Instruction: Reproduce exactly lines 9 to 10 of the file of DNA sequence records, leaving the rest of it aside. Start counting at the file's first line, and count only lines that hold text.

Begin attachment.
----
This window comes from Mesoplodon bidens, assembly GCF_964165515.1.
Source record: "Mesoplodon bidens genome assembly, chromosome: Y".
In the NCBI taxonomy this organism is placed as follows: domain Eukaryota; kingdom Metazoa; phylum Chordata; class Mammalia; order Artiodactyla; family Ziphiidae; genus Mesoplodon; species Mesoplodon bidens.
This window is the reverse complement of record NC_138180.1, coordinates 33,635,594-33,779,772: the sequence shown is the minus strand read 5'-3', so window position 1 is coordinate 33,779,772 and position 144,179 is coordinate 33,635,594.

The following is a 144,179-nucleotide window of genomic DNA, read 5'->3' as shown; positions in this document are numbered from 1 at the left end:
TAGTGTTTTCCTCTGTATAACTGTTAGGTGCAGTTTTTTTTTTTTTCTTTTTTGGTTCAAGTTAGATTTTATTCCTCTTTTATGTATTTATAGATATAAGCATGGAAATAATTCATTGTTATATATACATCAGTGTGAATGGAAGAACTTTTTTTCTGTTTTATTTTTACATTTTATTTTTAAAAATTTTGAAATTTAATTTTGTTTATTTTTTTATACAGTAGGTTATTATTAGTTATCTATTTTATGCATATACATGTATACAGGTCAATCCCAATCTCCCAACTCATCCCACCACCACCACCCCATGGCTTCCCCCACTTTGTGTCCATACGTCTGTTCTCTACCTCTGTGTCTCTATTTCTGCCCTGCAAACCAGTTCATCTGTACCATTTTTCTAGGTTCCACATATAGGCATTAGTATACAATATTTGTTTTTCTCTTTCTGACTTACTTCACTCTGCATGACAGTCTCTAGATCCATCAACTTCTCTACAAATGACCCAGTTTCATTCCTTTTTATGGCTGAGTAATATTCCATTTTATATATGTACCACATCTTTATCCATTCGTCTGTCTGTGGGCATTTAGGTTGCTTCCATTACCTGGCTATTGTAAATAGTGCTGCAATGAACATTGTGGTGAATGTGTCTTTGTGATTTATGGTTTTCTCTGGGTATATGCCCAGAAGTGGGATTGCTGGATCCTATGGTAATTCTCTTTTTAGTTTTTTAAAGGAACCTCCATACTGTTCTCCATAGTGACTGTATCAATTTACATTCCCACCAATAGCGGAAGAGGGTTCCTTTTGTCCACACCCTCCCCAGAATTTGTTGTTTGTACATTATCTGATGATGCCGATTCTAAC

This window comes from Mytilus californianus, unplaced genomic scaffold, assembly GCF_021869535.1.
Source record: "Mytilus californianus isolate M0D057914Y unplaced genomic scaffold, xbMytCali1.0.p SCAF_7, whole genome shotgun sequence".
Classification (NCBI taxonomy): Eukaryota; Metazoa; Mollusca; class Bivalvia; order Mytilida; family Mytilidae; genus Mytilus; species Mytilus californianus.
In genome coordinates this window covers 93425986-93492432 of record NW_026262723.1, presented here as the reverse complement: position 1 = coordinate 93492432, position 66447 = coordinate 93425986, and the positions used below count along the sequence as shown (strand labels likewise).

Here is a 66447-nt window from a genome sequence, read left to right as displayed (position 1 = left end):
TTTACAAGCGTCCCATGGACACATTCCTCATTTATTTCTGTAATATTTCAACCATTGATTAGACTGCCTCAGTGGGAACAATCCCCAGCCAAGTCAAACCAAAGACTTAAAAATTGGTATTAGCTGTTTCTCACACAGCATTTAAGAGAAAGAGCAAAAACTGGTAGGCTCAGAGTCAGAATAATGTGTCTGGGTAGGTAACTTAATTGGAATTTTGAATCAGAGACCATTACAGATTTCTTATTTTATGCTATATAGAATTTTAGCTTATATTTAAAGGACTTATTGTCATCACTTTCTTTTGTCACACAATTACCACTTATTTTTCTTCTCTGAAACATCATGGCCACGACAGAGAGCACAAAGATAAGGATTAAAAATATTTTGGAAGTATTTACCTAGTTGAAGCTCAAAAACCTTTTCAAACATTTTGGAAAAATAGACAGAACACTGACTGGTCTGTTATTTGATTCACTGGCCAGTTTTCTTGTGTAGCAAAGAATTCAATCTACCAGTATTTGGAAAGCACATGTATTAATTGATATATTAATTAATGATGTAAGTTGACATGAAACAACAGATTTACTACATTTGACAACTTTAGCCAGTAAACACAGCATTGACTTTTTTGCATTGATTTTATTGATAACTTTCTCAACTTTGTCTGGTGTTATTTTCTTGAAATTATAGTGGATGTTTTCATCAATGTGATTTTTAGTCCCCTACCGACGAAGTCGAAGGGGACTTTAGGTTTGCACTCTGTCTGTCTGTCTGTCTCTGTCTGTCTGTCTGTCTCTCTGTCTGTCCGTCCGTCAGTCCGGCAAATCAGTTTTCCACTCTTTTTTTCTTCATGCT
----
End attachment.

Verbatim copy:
Classification (NCBI taxonomy): Eukaryota; Metazoa; Mollusca; class Bivalvia; order Mytilida; family Mytilidae; genus Mytilus; species Mytilus californianus.
In genome coordinates this window covers 93425986-93492432 of record NW_026262723.1, presented here as the reverse complement: position 1 = coordinate 93492432, position 66447 = coordinate 93425986, and the positions used below count along the sequence as shown (strand labels likewise).